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Kerans_Lori 8.20.18

Director of Alumni Engagement Lori Kerans takes a selfie with student Temitayo Sobamowo wearing a mascot uniform used as a photo booth prop during the Millikin University Commons first birthday celebration Monday. 

DECATUR — In the year since its grand opening, Millikin's University Commons has lived up to its purpose.

The $27 million facility, part of a larger $85 million capital campaign, was created to replace the now-demolished Richards Treat University Center. It was billed as the front door and heart of life on campus, and students say it has become just that. 

“I come to the University Commons every day,” said junior Meghan Whitlock, who's from Richmond, Va. “I study here, I see my friends here. I'm not that crazy about the food (in the dining hall), but it's a time to meet people and see my friends and just be down there.

“All the study spaces they have are great, and each level is organized by how loud you want it to be. So (ground level) is really loud, but by the time you get to the fourth floor, it's completely silent.”

Green_Sophie 8.20.18

Sophie Green, far right bottom corner, socializes while eating birthday cake with fellow students during the Millikin University Commons first birthday celebration Monday. 

President Patrick White enjoys telling a story, which he told again at the birthday celebration Monday, about visiting the Commons soon after it was built. He looked up at the second-floor balcony and noticed some students.

“What are you doing?” he asked them.

“Hanging out,” they said.

“You look like you own the place,” he said.

“We do,” they answered, much to his delight.

“That story is worth telling again for the next decade,” White said.

Monday was the one-year anniversary of the building's opening, with free cake and ice cream, coffee and Pepsi products, and entertainment by Dissonance, a student a cappella group, in the Doug and Diane Oberhelman Center for Leadership Performance. White called it “the grand realization of a dream of Millikin,” that the building has become the university's living room, kitchen, dining room and a community center to welcome the rest of Decatur to campus as well.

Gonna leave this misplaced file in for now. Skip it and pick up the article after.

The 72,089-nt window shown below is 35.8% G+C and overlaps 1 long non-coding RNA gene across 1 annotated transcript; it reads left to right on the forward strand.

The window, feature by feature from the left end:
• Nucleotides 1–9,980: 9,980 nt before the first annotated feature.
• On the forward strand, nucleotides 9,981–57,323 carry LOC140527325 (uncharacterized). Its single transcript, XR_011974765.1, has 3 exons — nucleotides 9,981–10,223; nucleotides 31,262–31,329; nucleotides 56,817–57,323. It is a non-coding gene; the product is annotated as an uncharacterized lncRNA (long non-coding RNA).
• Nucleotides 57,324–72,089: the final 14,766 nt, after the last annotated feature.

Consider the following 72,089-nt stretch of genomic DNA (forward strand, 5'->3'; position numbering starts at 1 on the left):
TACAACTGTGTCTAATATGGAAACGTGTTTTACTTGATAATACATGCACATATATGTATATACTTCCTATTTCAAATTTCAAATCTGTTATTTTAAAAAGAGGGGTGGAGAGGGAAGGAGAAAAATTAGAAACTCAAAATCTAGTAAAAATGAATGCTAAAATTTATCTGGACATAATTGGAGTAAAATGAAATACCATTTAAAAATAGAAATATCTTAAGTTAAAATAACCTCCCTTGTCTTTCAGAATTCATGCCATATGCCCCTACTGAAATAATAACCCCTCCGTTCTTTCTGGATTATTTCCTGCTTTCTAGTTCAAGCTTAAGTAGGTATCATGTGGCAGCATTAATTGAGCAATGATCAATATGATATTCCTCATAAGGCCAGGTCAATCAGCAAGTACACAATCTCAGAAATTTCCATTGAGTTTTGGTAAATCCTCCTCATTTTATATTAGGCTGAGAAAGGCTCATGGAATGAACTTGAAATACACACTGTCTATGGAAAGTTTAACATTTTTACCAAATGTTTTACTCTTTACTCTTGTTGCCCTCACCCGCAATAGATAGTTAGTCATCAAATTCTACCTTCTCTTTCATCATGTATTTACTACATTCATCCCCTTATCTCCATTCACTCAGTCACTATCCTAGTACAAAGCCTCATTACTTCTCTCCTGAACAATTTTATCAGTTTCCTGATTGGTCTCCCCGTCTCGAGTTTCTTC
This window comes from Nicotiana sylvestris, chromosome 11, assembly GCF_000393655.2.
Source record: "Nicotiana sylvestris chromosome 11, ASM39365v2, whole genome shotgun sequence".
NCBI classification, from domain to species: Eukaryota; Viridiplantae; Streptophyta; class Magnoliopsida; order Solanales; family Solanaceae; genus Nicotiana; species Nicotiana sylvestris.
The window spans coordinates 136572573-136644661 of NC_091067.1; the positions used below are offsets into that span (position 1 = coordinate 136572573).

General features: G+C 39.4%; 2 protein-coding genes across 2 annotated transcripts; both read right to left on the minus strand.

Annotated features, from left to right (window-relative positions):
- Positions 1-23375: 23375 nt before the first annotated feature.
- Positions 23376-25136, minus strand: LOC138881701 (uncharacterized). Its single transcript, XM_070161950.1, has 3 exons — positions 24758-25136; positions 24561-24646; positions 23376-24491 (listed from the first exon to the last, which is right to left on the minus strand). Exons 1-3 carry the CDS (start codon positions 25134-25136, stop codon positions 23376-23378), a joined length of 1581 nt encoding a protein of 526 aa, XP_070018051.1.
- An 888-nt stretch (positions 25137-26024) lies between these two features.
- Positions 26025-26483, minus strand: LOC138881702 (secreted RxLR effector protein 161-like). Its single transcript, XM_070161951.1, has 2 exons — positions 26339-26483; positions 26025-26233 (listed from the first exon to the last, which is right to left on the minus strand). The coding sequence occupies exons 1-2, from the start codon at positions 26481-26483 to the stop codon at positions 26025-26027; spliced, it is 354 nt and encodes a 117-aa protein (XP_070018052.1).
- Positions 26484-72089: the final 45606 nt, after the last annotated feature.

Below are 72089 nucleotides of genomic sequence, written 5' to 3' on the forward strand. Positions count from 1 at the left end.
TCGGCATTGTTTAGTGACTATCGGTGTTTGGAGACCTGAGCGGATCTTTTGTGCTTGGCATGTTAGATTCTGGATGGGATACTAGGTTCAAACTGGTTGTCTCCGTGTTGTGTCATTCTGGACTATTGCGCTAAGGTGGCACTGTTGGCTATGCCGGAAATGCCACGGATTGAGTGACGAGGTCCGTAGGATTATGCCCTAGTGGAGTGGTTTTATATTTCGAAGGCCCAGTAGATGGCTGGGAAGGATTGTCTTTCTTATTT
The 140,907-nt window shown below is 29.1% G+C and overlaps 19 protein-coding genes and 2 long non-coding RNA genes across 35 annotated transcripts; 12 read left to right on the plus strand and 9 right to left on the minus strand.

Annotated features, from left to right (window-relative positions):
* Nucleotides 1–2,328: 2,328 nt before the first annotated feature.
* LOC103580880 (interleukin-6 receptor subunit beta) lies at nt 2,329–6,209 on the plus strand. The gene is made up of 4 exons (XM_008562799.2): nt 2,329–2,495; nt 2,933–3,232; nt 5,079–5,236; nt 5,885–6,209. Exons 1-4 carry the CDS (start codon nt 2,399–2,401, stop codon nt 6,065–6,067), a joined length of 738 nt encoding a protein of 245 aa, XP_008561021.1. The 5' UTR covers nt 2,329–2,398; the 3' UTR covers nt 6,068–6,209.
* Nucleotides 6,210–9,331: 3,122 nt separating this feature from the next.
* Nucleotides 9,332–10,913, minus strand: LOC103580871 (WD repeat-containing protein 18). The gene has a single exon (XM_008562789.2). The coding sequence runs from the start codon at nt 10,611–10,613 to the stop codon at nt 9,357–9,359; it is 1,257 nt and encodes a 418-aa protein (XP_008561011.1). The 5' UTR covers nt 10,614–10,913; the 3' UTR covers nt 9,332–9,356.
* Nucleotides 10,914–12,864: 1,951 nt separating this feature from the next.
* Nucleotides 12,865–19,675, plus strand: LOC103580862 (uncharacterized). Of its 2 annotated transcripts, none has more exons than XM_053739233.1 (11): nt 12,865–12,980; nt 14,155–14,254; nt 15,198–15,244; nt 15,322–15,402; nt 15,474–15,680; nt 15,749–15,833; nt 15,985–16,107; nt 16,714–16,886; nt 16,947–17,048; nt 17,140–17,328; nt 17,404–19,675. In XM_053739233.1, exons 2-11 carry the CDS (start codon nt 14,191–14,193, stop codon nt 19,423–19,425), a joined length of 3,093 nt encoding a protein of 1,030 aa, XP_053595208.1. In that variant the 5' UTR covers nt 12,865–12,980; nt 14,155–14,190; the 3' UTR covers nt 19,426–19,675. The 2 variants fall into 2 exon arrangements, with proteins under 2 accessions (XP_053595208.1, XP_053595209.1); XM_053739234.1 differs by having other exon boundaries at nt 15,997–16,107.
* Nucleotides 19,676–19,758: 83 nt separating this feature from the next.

“When we opened the building a year ago, and many of you were here, we walked around a little tentatively,” he said. “That's the exciting thing. This building has changed. It has grown. It is a very big one year old.”

White_Patrick 8.20.18

Millikin University President Patrick White addresses students as they celebrate the anniversary of opening the University Commons facility. "This building has changed," he told them. "It has grown." 

The Commons includes the library, the dining hall, classrooms, a coffee shop called Common Grounds, large meeting places, offices and smaller rooms where groups of students can gather to work on projects together.

“I live here,” said Sydney Stoewer of Normal, laughing. “I'm in this building way too much. I love this building. It's way better than (Richards Treat). Just the way it's set up, I love it. It really is a common area. You always know somebody around and you always see your friends.”

Marina Andriotaki is a freshman from Greece, and while she's only been at Millikin a week, she said the Commons has already become a daily destination.

“It's a great place,” she said. “From the first day, we've been here many hours and it's a good meeting area. Every time you come here, you find somebody you know, and you come through this place for every class, every meeting. It's very important.”

The goal, said Z. Paul Reynolds, director of student development and the University Commons, was to create a place where the students could relax and be at home.

“Whether you're eating in the building, or studying in the building, you find a home here,” Reynolds said. “I've been doing this kind of thing for 30 years, running student centers across the country, and it was really very invigorating to come to Millikin.

Dissonance 8.20.18

Millikin University a cappella group Dissonance performs during the celebration.

“When I first talked to President White about his vision for creating a center here, a commons, it was very affirming to me as someone who does this, but so exciting for the students who would be the beneficiaries of it.”

Contact Valerie Wells at (217) 421-7982. Follow her on Twitter: @modgirlreporter

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Education Reporter

Education reporter for the Herald & Review.

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